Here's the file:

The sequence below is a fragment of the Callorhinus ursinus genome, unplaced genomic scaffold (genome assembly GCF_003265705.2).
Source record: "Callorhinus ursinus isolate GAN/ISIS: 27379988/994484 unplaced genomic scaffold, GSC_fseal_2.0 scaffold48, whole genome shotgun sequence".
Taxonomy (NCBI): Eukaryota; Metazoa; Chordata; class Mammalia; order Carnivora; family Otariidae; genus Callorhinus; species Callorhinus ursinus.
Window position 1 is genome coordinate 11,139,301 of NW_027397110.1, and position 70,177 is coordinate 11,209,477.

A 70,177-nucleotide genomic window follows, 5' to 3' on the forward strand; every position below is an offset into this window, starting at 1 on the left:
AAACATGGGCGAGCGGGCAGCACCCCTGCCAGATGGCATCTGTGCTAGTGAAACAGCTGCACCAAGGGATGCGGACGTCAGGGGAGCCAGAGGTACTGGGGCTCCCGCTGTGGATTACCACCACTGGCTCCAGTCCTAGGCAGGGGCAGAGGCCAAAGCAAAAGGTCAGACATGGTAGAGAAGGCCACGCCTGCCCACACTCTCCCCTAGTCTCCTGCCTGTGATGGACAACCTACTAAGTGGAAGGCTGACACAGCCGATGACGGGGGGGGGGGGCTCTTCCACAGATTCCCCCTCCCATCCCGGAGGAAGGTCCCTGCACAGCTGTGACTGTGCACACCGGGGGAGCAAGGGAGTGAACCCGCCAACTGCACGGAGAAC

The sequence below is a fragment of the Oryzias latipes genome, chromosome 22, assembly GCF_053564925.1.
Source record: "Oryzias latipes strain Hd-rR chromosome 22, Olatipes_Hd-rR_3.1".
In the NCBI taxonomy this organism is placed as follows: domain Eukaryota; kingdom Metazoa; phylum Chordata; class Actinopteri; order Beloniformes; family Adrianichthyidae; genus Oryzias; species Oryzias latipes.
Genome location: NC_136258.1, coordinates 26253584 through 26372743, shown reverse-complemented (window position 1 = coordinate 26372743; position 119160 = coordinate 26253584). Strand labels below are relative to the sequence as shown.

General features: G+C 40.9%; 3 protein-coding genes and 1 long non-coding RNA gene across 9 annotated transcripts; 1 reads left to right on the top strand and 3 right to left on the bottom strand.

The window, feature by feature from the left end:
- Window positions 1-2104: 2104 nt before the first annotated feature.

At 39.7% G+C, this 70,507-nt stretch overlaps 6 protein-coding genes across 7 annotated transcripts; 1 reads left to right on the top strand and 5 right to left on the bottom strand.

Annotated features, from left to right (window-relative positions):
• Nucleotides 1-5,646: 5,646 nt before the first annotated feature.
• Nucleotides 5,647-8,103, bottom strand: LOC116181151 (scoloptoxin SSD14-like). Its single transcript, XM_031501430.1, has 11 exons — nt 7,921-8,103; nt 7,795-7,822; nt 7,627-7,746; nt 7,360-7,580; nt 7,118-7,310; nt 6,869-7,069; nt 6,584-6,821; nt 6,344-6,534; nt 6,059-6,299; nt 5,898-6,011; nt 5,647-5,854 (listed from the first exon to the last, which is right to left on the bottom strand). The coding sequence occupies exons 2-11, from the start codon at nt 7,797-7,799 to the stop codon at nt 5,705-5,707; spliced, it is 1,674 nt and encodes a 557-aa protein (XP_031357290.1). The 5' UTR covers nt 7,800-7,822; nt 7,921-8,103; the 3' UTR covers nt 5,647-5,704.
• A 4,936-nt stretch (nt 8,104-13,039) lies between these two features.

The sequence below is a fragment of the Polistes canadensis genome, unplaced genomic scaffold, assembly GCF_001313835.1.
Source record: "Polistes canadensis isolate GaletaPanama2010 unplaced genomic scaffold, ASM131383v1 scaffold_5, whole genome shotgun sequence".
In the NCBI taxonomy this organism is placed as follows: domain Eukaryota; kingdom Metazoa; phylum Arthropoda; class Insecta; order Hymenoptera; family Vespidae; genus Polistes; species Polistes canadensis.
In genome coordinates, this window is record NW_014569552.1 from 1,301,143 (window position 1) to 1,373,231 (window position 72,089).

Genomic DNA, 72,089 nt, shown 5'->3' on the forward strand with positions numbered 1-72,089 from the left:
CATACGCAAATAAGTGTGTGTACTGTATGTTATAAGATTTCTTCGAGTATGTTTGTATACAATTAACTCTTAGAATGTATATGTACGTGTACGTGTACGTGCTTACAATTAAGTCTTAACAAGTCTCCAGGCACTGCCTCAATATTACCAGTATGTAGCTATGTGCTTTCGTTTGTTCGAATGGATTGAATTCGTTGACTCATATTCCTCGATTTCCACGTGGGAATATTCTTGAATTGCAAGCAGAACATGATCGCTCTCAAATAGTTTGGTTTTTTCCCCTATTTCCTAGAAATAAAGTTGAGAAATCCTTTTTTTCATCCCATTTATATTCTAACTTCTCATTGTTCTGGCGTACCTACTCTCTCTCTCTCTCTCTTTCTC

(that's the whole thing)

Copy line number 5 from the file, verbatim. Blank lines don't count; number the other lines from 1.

A 70,177-nucleotide genomic window follows, 5' to 3' on the forward strand; every position below is an offset into this window, starting at 1 on the left: